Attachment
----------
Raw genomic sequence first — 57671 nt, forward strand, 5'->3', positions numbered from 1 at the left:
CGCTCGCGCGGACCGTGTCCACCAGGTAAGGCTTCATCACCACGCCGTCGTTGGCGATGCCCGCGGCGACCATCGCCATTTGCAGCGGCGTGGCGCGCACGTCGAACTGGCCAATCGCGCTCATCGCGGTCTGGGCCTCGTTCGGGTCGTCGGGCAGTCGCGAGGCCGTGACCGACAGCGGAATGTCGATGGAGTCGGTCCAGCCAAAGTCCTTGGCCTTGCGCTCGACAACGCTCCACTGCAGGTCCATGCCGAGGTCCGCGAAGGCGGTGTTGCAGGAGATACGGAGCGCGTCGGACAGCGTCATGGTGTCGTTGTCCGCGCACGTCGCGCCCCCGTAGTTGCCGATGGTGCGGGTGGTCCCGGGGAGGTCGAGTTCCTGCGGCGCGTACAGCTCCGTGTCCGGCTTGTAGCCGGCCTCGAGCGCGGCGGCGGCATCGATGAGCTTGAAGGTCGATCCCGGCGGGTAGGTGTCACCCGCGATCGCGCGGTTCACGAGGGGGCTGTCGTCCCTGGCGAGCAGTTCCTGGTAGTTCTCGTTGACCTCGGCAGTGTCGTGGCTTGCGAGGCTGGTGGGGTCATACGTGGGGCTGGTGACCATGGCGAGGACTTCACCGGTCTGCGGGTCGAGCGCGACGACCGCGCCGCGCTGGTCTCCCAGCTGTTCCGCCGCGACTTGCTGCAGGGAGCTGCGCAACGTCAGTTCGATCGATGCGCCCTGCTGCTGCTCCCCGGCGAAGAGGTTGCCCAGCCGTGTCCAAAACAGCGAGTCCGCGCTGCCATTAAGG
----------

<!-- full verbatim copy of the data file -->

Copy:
Raw genomic sequence first — 57671 nt, forward strand, 5'->3', positions numbered from 1 at the left:
CGCTCGCGCGGACCGTGTCCACCAGGTAAGGCTTCATCACCACGCCGTCGTTGGCGATGCCCGCGGCGACCATCGCCATTTGCAGCGGCGTGGCGCGCACGTCGAACTGGCCAATCGCGCTCATCGCGGTCTGGGCCTCGTTCGGGTCGTCGGGCAGTCGCGAGGCCGTGACCGACAGCGGAATGTCGATGGAGTCGGTCCAGCCAAAGTCCTTGGCCTTGCGCTCGACAACGCTCCACTGCAGGTCCATGCCGAGGTCCGCGAAGGCGGTGTTGCAGGAGATACGGAGCGCGTCGGACAGCGTCATGGTGTCGTTGTCCGCGCACGTCGCGCCCCCGTAGTTGCCGATGGTGCGGGTGGTCCCGGGGAGGTCGAGTTCCTGCGGCGCGTACAGCTCCGTGTCCGGCTTGTAGCCGGCCTCGAGCGCGGCGGCGGCATCGATGAGCTTGAAGGTCGATCCCGGCGGGTAGGTGTCACCCGCGATCGCGCGGTTCACGAGGGGGCTGTCGTCCCTGGCGAGCAGTTCCTGGTAGTTCTCGTTGACCTCGGCAGTGTCGTGGCTTGCGAGGCTGGTGGGGTCATACGTGGGGCTGGTGACCATGGCGAGGACTTCACCGGTCTGCGGGTCGAGCGCGACGACCGCGCCGCGCTGGTCTCCCAGCTGTTCCGCCGCGACTTGCTGCAGGGAGCTGCGCAACGTCAGTTCGATCGATGCGCCCTGCTGCTGCTCCCCGGCGAAGAGGTTGCCCAGCCGTGTCCAAAACAGCGAGTCCGCGCTGCCATTAAGG